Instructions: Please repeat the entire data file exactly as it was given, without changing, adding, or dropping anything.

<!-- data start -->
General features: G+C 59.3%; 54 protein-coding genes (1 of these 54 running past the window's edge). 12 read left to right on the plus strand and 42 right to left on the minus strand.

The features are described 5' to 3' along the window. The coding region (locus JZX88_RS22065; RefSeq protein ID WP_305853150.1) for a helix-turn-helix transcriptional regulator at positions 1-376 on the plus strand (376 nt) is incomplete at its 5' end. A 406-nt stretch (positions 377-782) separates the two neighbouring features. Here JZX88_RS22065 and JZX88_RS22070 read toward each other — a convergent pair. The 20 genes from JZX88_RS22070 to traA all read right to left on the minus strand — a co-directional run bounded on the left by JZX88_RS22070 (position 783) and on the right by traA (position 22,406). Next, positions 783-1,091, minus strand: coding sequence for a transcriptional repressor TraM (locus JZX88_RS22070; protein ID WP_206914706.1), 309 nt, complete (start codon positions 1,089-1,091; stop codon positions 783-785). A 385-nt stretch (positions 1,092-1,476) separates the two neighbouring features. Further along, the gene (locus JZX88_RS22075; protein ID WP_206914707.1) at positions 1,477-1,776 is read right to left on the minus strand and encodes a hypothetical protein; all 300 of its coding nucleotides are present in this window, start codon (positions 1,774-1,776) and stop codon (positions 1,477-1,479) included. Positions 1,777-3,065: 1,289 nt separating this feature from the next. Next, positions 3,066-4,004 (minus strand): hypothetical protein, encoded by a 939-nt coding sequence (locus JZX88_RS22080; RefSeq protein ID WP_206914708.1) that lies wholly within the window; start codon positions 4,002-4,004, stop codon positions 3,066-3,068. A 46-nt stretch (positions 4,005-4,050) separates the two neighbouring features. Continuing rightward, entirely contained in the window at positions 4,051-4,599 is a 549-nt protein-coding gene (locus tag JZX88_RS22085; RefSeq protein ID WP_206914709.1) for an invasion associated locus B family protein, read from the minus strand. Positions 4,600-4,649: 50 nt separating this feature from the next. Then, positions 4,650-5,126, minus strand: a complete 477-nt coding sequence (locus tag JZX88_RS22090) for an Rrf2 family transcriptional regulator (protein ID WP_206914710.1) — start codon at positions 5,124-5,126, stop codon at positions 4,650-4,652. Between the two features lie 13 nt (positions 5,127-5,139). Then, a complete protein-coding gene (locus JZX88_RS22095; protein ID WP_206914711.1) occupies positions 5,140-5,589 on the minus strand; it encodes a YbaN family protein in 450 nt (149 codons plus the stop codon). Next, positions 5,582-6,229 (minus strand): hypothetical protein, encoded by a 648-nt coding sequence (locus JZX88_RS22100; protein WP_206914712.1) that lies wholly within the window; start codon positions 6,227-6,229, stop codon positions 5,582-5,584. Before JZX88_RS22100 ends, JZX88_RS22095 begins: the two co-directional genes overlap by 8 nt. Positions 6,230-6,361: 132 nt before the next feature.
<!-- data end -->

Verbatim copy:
General features: G+C 59.3%; 54 protein-coding genes (1 of these 54 running past the window's edge). 12 read left to right on the plus strand and 42 right to left on the minus strand.

The features are described 5' to 3' along the window. The coding region (locus JZX88_RS22065; RefSeq protein ID WP_305853150.1) for a helix-turn-helix transcriptional regulator at positions 1-376 on the plus strand (376 nt) is incomplete at its 5' end. A 406-nt stretch (positions 377-782) separates the two neighbouring features. Here JZX88_RS22065 and JZX88_RS22070 read toward each other — a convergent pair. The 20 genes from JZX88_RS22070 to traA all read right to left on the minus strand — a co-directional run bounded on the left by JZX88_RS22070 (position 783) and on the right by traA (position 22,406). Next, positions 783-1,091, minus strand: coding sequence for a transcriptional repressor TraM (locus JZX88_RS22070; protein ID WP_206914706.1), 309 nt, complete (start codon positions 1,089-1,091; stop codon positions 783-785). A 385-nt stretch (positions 1,092-1,476) separates the two neighbouring features. Further along, the gene (locus JZX88_RS22075; protein ID WP_206914707.1) at positions 1,477-1,776 is read right to left on the minus strand and encodes a hypothetical protein; all 300 of its coding nucleotides are present in this window, start codon (positions 1,774-1,776) and stop codon (positions 1,477-1,479) included. Positions 1,777-3,065: 1,289 nt separating this feature from the next. Next, positions 3,066-4,004 (minus strand): hypothetical protein, encoded by a 939-nt coding sequence (locus JZX88_RS22080; RefSeq protein ID WP_206914708.1) that lies wholly within the window; start codon positions 4,002-4,004, stop codon positions 3,066-3,068. A 46-nt stretch (positions 4,005-4,050) separates the two neighbouring features. Continuing rightward, entirely contained in the window at positions 4,051-4,599 is a 549-nt protein-coding gene (locus tag JZX88_RS22085; RefSeq protein ID WP_206914709.1) for an invasion associated locus B family protein, read from the minus strand. Positions 4,600-4,649: 50 nt separating this feature from the next. Then, positions 4,650-5,126, minus strand: a complete 477-nt coding sequence (locus tag JZX88_RS22090) for an Rrf2 family transcriptional regulator (protein ID WP_206914710.1) — start codon at positions 5,124-5,126, stop codon at positions 4,650-4,652. Between the two features lie 13 nt (positions 5,127-5,139). Then, a complete protein-coding gene (locus JZX88_RS22095; protein ID WP_206914711.1) occupies positions 5,140-5,589 on the minus strand; it encodes a YbaN family protein in 450 nt (149 codons plus the stop codon). Next, positions 5,582-6,229 (minus strand): hypothetical protein, encoded by a 648-nt coding sequence (locus JZX88_RS22100; protein WP_206914712.1) that lies wholly within the window; start codon positions 6,227-6,229, stop codon positions 5,582-5,584. Before JZX88_RS22100 ends, JZX88_RS22095 begins: the two co-directional genes overlap by 8 nt. Positions 6,230-6,361: 132 nt before the next feature.